Interaction data: Interaction data is fairly similar to behavior data in that it shows how an audience interacts with your brand but at various stages of the consumer journey. This can include clickstream data, for example, to show how a customer arrives at a website.
Each type of data has its own advantages and disadvantages, but combining different types of data can be a useful technique for digital marketing strategies as it allows you to understand various aspects of your audience.
What are the advantages of Behavior Data?
Audience data can tell you who your audience is, such as age, location, gender, income, but this alone may not be enough to make assured business decisions. Behavior datasets tell you how your audience actually responds to content, which can give you a more accurate depiction of their choices and actions as a consumer. Drawing conclusions based on descriptive data can involve making assumptions about certain demographics, whereas behavioral insights give a much clearer picture on the actual desires of a consumer, as it is supported by evidence of their actual actions.
Behavior data intelligence is often seen as more reliable than declarative data, which is data that users give willingly themselves, as it is based on real behaviors rather than how a user considers themselves as a consumer. Declarative data such as surveys can easily be influenced by the mood or preconceptions of a consumer, whereas behavior data is true to how they actually respond and interact with the stimulus. Behavior analytics can also be more instant and can be used in real time in marketing strategies.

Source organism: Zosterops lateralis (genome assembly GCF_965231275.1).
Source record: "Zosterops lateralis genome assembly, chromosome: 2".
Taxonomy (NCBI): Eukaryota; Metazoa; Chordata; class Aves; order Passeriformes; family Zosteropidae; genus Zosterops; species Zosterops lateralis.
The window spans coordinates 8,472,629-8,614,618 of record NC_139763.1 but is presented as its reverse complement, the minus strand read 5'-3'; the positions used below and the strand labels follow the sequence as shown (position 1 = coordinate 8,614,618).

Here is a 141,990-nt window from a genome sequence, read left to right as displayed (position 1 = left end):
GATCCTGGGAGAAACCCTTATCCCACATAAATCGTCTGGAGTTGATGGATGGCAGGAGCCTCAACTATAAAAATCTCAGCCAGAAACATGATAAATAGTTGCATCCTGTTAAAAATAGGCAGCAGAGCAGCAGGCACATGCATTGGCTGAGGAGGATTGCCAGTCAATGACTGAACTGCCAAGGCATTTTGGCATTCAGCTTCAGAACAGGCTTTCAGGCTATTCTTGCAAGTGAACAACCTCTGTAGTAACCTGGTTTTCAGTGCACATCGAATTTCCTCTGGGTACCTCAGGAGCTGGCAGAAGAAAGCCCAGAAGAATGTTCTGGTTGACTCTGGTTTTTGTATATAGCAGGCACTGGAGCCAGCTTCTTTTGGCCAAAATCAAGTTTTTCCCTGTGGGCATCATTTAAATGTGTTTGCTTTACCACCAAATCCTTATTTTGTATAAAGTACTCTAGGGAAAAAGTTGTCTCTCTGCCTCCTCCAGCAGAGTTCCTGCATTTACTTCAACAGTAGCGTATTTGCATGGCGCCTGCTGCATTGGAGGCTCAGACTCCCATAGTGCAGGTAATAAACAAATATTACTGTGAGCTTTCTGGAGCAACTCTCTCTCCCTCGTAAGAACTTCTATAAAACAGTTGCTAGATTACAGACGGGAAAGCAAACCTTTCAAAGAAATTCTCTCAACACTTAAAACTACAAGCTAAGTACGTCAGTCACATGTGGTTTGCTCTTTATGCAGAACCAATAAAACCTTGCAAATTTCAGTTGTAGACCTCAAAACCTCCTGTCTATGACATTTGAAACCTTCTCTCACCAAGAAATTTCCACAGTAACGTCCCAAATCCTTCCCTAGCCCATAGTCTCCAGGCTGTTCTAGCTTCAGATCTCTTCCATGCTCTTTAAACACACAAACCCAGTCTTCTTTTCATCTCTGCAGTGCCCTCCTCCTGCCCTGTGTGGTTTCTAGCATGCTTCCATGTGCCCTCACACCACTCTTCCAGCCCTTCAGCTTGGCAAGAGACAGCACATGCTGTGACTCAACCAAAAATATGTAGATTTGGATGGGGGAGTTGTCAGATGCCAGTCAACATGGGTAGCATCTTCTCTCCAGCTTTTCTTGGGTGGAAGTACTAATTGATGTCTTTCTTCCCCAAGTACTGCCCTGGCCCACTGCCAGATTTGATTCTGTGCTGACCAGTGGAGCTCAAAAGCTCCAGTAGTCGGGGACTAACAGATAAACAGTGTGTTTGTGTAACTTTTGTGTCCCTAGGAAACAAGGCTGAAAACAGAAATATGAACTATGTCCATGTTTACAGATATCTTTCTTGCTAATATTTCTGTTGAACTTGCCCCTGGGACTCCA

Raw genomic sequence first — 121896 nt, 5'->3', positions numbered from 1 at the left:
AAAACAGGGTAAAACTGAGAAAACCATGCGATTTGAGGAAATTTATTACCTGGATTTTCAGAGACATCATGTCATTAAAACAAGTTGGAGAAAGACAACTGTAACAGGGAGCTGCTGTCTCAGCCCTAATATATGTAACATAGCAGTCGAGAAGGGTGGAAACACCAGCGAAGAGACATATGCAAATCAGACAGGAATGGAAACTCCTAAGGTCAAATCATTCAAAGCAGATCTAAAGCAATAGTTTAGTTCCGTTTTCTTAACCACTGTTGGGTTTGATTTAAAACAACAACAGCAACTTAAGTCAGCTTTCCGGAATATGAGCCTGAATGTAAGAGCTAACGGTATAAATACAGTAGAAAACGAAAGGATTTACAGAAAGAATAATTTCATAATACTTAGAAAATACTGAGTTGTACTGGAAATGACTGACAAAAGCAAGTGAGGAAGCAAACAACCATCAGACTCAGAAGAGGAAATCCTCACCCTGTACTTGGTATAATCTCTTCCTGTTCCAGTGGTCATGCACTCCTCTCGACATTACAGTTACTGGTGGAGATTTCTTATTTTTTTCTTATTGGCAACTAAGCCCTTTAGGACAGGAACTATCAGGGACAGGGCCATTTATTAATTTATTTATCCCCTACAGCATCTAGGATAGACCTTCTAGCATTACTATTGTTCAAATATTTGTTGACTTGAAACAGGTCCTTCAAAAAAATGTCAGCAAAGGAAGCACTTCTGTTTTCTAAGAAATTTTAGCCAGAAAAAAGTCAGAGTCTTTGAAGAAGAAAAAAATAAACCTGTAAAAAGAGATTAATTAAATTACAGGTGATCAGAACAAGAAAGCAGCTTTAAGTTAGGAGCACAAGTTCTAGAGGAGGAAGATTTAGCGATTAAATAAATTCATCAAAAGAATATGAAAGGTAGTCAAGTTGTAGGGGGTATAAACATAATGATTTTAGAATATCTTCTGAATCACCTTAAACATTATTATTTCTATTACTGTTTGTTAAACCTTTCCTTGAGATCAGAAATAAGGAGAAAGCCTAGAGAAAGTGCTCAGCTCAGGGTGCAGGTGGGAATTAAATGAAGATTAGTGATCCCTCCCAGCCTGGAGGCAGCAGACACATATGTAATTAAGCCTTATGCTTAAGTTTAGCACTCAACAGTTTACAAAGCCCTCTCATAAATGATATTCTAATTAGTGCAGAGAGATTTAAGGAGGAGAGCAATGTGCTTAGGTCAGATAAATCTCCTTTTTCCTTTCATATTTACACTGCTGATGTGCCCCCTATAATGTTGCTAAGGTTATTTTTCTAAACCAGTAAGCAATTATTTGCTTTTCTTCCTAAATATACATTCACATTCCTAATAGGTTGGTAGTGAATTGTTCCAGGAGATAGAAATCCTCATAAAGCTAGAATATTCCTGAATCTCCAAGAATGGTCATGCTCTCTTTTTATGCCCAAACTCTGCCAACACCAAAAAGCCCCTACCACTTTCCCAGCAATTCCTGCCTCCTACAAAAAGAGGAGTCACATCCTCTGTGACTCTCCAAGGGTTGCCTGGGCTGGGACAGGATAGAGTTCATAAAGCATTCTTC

A survey of businesses found that, on average, 93% of businesses with an advanced personalization strategy experienced revenue growth, showing that using consumer behavior insights allows for high level personalization of content to ensure an increase in revenue.
What are typical Consumer Behavior Data attributes?
In raw form, consumer behavioral data is pretty much illegible. Lots of unstructured data and paradata is collected which needs processing in order to make sense of it. Thus, the raw data is often organized into clickstream files.
Consumer behavior data has expanded beyond its traditional reliance on the RFM model (recency, frequency, monetary spend) to encompass a variety of information collected throughout the customer decision journey. There are many different kinds of consumer behavior data at different levels of granularity. Some of the most common include: